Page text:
Lake Nagawicka in the town of Delafield is slightly smaller at 917 acres, with at least five year-classes of walleyes present -- including potential for a trophy. Probably your best bet during early season is targeting the north "kettle" end of this natural lake. Don't overlook the steep dropoff along the east shoreline.
Dick Smith's Live Bait is a great contact for all Waukesha County waters. The phone number is (262) 646-2218.
THE SOUTHEAST CORNER
There are several lakes just north of the Illinois border that are worth checking out if you live in far southeast Wisconsin.
Eagle Lake in Racine County is on the rebound, with over 50,000 walleye fingerlings stocked here the past two years. It's been about five years since this 515-acre lake produced easy fishin' for "eaters." Two out of three fish you're likely to boat here will be just shy of legal dimensions.
DNR biologist Doug Welch stocks Tichigan and Wind lakes in Racine County, and Silver Lake in Kenosha County with walleyes on a regular basis. Fish in all of these lakes have seen at least a couple of hooks by the time they are big enough to keep. Those who spend time on the water at any of these waters will hook up on a regular basis.
Folks with less time to spend scouting would be better off probing Lake Geneva at night when longline trolling stickbaits can be effective, with a shot at a genuine trophy. Or you can simply head to Delavan, the best all-around lake fishery in the southern part of our state.
Several years ago biologist Welch transferred a number of Delavan's weenie walleyes to Geneva, where growth rates are exceptional on a forag
e base of mimic shiners. The process was akin to weeding little carrots out of a garden. Walleyes remaining in Delavan took off like gangbusters, with fall surveys indicating fish up to 23 inches, and an impressive 27 percent of the harvest in excess of the 18-inch minimum size limit. A three-fish daily walleye bag is in place on Delavan. Delavan should continue to be an outstanding lake for the foreseeable future because of the three-fish, 18-inch limit and aggressive stocking efforts by the DNR. Last year, 1.2 million fry and 100,709 fingerlings were introduced, with similar plans for 2005.
Contact: Geneva Lake Bait & Tackle, (262) 245-6150.
The natural lakes within view of the capitol dome in Madison continue to produce good catches of walleyes because of careful management practices. Lake Mendota is the largest lake in this chain, with an 18-inch size limit in place. DNR surveys indicate Mendota has the greatest numbers of walleyes and size structure, with an evening spotlight cruise the best way to locate fish before opening day (hint: turn on the light right by the Tenney Park locks).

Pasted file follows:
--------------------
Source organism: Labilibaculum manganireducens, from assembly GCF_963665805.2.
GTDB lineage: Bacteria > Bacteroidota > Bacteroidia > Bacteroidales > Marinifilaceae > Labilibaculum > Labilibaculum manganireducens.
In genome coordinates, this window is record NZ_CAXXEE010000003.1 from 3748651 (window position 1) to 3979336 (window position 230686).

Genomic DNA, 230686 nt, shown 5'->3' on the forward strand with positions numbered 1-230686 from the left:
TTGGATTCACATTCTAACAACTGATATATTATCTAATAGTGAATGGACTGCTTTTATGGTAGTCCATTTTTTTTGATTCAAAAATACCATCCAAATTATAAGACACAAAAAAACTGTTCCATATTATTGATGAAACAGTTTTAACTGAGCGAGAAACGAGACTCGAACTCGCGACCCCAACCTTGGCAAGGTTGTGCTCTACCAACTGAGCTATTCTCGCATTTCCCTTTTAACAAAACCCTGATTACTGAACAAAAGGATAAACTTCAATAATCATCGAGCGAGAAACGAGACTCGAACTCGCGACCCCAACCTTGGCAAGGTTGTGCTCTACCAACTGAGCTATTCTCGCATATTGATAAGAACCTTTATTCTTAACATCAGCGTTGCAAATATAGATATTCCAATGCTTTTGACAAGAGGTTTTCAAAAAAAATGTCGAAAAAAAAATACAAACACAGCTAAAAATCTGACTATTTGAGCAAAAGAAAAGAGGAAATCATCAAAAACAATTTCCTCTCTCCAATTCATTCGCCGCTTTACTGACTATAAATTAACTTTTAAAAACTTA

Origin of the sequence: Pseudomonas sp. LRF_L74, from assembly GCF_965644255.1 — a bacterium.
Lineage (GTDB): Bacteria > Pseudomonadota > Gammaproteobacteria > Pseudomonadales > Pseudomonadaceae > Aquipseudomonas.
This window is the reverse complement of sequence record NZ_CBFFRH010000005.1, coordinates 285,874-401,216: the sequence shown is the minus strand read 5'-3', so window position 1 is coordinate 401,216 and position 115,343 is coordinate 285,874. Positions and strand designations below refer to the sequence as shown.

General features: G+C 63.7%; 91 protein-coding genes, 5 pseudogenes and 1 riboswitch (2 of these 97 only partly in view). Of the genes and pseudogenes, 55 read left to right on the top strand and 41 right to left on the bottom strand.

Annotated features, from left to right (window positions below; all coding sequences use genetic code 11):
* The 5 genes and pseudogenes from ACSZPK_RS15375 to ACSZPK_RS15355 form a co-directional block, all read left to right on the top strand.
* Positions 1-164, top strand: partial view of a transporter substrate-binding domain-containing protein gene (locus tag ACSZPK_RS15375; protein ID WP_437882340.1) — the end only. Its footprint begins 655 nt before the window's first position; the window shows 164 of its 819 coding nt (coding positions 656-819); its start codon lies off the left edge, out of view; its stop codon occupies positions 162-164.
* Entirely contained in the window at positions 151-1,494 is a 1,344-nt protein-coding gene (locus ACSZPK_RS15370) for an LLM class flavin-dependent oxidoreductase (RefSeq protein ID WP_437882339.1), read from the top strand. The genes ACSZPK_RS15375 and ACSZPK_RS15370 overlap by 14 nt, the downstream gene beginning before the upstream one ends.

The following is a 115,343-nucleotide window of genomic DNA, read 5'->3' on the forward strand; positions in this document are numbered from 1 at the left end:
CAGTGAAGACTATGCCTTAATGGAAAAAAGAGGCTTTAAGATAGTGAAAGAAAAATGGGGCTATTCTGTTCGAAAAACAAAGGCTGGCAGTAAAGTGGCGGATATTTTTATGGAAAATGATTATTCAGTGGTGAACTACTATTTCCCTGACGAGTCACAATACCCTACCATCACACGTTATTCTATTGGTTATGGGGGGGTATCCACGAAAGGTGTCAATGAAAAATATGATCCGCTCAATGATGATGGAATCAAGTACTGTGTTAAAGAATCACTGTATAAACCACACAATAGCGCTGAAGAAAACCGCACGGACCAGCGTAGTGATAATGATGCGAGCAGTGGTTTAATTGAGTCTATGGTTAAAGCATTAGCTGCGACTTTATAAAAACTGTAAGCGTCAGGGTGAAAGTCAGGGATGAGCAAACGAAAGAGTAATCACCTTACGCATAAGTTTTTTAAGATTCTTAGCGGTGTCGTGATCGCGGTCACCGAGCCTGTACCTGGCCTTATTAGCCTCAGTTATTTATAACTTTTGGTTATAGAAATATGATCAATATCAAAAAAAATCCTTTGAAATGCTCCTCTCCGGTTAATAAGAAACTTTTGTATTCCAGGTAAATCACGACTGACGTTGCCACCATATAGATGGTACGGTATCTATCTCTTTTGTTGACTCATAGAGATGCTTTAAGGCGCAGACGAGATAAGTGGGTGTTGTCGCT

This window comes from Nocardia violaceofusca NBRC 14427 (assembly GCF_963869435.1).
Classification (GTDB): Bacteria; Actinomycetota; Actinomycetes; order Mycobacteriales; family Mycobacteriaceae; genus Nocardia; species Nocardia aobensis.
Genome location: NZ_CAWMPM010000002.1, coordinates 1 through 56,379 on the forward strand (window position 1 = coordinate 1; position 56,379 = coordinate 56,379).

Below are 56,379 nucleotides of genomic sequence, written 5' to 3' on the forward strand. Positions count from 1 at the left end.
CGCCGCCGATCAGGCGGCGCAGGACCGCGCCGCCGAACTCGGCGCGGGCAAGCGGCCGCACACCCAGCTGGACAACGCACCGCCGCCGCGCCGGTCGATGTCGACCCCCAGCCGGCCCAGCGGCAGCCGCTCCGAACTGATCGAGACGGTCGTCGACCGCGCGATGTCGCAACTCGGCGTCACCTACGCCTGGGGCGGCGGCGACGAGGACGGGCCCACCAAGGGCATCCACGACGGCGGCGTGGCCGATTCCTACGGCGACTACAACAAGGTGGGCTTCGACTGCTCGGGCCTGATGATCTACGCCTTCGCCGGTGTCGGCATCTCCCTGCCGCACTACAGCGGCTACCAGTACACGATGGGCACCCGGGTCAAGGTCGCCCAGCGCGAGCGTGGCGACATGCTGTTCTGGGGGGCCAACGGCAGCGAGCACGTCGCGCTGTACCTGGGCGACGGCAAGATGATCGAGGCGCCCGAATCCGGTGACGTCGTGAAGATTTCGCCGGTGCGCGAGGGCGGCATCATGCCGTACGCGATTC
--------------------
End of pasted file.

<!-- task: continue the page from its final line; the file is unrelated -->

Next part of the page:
Lake Kegonsa at the lower end of the chain near Stoughton produced quite a few walleyes near the 15-inch legal size last year, with a great year-class ready for the frying pan come opening day. The key to catching walleyes in this soup-bowl basin lake is targeting openings in the weed edge with a 1/16-ounce weedless jighead tipped with a jumbo leech, or working the hump out from Quam and Colladay points with a live-baited Lindy Rig. The hump out from Christie's is a good place to anchor up before midnight prior to opening day, with a lighted slip-bobber and leech solid medicine for a fish fry. Other traditional opening weekend hotspots are the long bar and weed edge north of the boat launch at Babcock Park known as Rockford Heights, and the weed edge south of the slide at the Bible Camp. If I had just one lure to throw here, it would be a No. 5 jointed ShadRap worked in a steady retrieve just ticking submergent weedtops.
Contact: Ron Barefield's Fishing Adventures guide service, (608) 838-8756; Madison Chamber of Commerce, 1-800-373-6376 or www.visitmadison.com.
LAC VIEUX DESERT
If veteran guide George Langley could choose just one lake in Wisconsin's northwoods where there is more water than land, 2,900-acre Lac Vieux Desert on the Michigan border would be the place. The "Desert" ranks right at the top as both a bass and muskie producer, with nice panfish as well. And then, there's those walleyes.
Opening weekend, submergent cabbage weeds in Rice and Thunder bays hold good populations of walleyes, with Duck Point and a series of offshore humps on the south end of the lake also worth probing.
There is a good boat launch on Thunder Bay, with another great big boat access on the Michigan side in Misery Bay. Fish the "Desert" more than once and you'll see virtue in purchasing a Michigan license.
If we have a cold spring and the cabbage weeds aren't a factor, try targeting rockbars on the lake's west side. You can launch a small boat here, but venturing more than a couple hundred yards from the launch is not advisable. Wind is almost always a factor on Lac Vieux Desert. This is a place for a deep-V "walleye" boat -- even if you're chasing muskies. Walleyes are a primary forage base for the muskies. Take along a good supply of crankbaits, especially in fire-tiger and orange hues.